4. If your kernel does not work with optimization enabled, put 'broken' in the time field of the optimization records.

Hand In

Hand in the following, nicely formatted and printed.
  1. A pointer to your code repository, readable by the TAs and instructor, containing the source code of your assignment, instructions how to make the executable, and documentation (see below). The code and documentation must remain unmodified after submission until the assignments have been marked. Email the commit SHA to the instructor before the deadline.
  2. A description of how to access, make, and operate your program in a README file, including the full pathname of your executable file, which we might download for testing.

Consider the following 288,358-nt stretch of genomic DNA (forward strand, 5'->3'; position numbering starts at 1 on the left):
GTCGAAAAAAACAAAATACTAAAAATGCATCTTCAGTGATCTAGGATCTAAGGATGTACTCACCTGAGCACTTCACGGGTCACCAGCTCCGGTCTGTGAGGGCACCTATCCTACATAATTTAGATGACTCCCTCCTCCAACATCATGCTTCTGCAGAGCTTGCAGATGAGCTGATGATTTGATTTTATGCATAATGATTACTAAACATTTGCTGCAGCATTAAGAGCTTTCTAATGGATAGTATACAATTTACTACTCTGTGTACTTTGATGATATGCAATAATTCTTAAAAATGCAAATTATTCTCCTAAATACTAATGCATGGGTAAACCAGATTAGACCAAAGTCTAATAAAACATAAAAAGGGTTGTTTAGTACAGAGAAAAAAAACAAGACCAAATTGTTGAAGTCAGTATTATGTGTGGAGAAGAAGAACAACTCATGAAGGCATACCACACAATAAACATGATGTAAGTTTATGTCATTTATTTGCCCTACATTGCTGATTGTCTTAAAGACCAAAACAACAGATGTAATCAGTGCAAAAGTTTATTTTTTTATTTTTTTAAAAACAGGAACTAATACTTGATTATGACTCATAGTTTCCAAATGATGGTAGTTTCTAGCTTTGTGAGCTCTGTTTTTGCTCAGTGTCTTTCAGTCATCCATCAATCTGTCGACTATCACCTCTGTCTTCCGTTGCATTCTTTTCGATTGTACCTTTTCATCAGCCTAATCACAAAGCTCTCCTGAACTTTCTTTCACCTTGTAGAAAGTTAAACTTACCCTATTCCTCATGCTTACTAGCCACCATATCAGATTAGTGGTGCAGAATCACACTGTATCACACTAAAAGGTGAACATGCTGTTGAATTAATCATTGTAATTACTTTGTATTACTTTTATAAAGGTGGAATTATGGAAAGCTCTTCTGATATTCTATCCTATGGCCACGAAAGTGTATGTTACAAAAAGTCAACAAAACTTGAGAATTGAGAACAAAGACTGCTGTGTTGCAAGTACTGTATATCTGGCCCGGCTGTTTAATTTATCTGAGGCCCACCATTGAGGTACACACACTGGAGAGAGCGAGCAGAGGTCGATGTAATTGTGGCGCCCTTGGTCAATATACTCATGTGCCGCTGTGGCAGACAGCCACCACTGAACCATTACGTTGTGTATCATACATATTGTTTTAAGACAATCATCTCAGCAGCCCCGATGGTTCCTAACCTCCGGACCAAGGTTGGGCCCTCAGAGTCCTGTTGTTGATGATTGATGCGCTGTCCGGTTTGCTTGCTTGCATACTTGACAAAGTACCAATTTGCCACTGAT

3. The names of your group members in the same README file.
  4. A description of the structure of your kernel so far. We will judge your kernel primarily on the basis of this description. Describe which algorithms and data structures you used and why you chose them. Describe your choices for critical system parameters and limitations, such as stack size, maximum number of tasks, etc.
  5. Output produced by your game task and an explanation of why it occurs in the order it does.
  6. The performance measurements in a separate file, a brief explanation of the methodology, and your conclusions where in your code you think the time is being spent.
  7. Note that we intend to perform code reviews with students. A TA/instructor and might contact you to set up a (virtual) meeting.